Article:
This year on World Wildlife Day, we turn our attention to life below water — and what you can do for the creatures living there. Human Nature tapped six Conservation International experts for their best tips to help marine species, whether you’re commuting to work or whale-watching on vacation.
Let’s dive in.
1. Be that person at the restaurant
“Every time you purchase seafood, ask questions. Don’t ask yourself — ask the waiter, fish monger or person at the fast food counter. What species or kind of fish is this? Is it imported? How was it caught? Just by asking these questions, you have the power to guide fisheries practices by letting seafood producers, processors and retailers know that you care about where your seafood is coming from and how it is caught.” – Matthew Ramsey, director, Conservation International Hawai’i
2. But seriously: If you’re ordering seafood, make sure it’s sustainable
“The single biggest thing that consumers can do is to only purchase sustainable seafood. That means seafood that is produced using environmentally sustainable methods and is socially responsible, protecting the workers involved in its production from human rights violations.” – Jack Kittinger, senior director, Conservation International Blue Production Program
3. Love to scuba dive? It’s time to multi-task
“There are more than 6 million active recreational divers worldwide. If everyone picked up just one piece of abandoned fishing gear or trash each time they went diving, it would be a monumental benefit to the global initiative to clean up the ocean. Bonus tip: Talk to your friends about the issue. By raising awareness about the problem of ghost nets, you’re multiplying the number of advocates for the health of our oceans. This is citizen empowerment at its best!” – Edgardo Ochoa, Conservation International marine safety officer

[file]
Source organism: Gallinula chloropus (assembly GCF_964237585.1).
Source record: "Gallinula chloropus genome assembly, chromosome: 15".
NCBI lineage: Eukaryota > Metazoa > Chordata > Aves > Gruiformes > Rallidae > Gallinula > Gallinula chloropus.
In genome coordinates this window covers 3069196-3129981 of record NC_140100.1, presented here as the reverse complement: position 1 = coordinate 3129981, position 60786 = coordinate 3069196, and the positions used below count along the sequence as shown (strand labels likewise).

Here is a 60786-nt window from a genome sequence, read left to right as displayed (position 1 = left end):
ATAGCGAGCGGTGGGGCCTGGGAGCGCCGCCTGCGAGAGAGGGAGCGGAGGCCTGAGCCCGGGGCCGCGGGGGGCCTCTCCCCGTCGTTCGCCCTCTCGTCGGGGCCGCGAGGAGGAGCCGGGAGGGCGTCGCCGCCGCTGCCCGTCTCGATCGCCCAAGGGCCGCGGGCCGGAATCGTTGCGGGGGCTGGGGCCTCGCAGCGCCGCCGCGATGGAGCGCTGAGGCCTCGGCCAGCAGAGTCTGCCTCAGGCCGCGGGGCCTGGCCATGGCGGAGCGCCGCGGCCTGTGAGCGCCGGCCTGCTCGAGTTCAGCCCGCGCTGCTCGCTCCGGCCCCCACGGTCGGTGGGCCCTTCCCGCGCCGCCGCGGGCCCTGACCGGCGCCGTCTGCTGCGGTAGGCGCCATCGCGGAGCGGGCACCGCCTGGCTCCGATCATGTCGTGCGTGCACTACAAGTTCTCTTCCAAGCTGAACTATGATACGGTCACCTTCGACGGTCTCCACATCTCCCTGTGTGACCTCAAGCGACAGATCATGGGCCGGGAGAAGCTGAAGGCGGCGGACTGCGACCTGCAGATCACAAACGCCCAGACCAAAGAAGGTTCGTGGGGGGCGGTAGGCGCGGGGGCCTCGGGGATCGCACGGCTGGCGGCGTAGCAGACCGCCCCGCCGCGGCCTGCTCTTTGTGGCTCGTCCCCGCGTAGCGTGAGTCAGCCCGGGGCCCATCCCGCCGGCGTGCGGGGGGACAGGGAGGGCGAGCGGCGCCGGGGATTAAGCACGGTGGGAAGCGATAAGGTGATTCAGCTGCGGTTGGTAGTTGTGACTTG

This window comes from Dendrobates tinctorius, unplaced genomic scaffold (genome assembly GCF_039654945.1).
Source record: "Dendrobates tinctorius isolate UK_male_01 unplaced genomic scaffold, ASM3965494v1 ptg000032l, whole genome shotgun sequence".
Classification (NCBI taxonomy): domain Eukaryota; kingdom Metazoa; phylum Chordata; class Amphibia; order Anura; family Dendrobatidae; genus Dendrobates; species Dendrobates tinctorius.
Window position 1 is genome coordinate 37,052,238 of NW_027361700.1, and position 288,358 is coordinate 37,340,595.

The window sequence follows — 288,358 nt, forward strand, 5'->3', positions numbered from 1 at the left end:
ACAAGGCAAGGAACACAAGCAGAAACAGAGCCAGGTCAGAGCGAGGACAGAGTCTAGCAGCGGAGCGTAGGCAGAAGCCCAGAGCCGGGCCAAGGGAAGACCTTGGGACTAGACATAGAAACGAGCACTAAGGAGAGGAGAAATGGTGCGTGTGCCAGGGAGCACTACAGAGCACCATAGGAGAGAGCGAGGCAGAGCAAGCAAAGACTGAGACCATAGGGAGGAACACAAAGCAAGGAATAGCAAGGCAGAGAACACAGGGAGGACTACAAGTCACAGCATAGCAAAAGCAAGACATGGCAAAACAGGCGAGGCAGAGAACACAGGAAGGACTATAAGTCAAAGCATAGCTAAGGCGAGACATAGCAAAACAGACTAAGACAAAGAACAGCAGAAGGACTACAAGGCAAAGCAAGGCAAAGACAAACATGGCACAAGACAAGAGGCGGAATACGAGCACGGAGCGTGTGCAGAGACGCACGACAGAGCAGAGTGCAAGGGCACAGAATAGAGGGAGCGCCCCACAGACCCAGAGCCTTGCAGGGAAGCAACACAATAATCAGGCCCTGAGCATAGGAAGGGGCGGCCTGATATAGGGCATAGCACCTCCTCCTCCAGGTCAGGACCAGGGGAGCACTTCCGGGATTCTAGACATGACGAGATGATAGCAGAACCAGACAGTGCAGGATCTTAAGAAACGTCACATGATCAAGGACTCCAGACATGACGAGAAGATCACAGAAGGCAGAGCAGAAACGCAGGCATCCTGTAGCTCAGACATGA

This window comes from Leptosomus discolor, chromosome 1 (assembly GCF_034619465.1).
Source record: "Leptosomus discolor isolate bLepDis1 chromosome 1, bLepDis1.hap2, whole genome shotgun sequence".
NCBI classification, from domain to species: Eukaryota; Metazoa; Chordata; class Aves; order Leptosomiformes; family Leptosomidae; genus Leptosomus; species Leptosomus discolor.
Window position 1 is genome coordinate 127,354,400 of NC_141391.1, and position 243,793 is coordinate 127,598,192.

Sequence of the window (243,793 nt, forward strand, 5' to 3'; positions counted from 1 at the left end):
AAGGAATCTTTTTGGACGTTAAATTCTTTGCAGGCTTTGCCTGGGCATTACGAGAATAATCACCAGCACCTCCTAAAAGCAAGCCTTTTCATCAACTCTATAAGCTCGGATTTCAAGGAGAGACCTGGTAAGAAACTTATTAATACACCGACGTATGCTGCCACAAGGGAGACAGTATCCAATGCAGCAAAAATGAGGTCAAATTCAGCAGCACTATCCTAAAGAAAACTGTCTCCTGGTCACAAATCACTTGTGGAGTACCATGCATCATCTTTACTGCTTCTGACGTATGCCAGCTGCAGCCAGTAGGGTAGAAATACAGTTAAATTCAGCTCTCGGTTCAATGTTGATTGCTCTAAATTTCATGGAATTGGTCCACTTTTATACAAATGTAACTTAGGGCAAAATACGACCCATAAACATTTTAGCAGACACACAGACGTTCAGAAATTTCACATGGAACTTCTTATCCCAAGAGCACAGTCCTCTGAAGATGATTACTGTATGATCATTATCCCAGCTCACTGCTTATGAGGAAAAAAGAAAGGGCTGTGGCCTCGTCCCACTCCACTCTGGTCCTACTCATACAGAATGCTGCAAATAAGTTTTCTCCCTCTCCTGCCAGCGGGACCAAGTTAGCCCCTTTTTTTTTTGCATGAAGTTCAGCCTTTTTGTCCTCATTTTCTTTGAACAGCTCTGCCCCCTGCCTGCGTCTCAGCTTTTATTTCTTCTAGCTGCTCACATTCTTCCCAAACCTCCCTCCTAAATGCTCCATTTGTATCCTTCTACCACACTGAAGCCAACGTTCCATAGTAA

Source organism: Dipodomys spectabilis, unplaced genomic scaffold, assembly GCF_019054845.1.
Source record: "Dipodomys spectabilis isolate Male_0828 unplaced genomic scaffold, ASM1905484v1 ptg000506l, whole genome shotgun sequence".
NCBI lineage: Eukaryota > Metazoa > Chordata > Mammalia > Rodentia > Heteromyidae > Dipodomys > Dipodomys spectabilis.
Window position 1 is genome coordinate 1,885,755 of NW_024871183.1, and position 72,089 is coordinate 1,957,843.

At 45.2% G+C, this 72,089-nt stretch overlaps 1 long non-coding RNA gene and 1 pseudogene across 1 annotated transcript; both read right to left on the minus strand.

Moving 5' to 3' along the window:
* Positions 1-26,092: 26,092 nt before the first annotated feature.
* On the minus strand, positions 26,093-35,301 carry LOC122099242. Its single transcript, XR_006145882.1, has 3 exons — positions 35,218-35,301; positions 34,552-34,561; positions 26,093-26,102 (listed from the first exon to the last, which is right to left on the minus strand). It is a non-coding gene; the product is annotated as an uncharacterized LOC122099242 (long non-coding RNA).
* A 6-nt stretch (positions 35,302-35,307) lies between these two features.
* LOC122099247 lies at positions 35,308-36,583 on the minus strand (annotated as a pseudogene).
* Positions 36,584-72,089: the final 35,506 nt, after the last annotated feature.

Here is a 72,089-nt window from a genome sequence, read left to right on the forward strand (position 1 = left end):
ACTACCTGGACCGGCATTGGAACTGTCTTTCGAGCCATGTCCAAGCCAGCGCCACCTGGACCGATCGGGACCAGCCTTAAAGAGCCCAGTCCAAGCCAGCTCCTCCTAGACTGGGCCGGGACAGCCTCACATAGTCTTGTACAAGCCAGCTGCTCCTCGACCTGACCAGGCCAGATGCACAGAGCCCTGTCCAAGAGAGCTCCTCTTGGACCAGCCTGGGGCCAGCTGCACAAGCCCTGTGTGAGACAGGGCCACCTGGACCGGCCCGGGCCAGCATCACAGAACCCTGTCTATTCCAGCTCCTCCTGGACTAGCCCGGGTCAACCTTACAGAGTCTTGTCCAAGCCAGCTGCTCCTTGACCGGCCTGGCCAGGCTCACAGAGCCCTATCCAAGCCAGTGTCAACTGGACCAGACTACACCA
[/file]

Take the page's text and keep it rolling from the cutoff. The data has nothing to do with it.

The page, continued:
4. Ditch the single-use plastics (and invest in new technology while you’re at it)
“We need to find a replacement to plastic — I don’t see our culture going backward, so we need to support alternative solutions to plastic. Invest in companies that are developing biotechnology and alternative solutions. And, when there is the opportunity to purchase food and other products not wrapped in plastic, choose that.” – Whitney J A Yadao-Evans, program manager, Conservation International Coral Triangle Initiative
5. Watch your (carbon) emissions
“Do whatever you can to reduce your carbon footprint. Last October, the world’s leading climate scientists issued a warning that if carbon emissions are not drastically reduced by 2030, many species — including marine — will be doomed to extinction. By eating locally and sustainably produced food, carpooling in a fuel-efficient vehicle and paying for carbon offsets when you fly, you can reduce your personal carbon emissions and contribute to a safer world for oceans and marine life. If you’re already doing these things, the next step would be to encourage your local government, friends and family to reduce their carbon emissions by getting involved in community reforestation and conservation programs.” – Scott Henderson, vice president, Conservation International Americas Division Marine Program
6. Put that selfie stick to good use
“Whales are one marine species that face many threats from humans, including entanglement in fishing gear, being struck by ships, ocean noise and climate change. You can help minimize your impact on whales by conducting responsible boating practices and keeping a safe distance. If you choose to go whale watching, make sure it’s with a responsible tourism operator and a certified crew. You can also contribute to whale research by sending photos of whale tails from your trip to Happywhale.com, which uses unique tail markings to track whale migration patterns. The bonus? You can use Happywhale’s website to track where the whale that you saw in real-life is traveling!” – Olive Andrews, marine program manager, Conservation International Asia-Pacific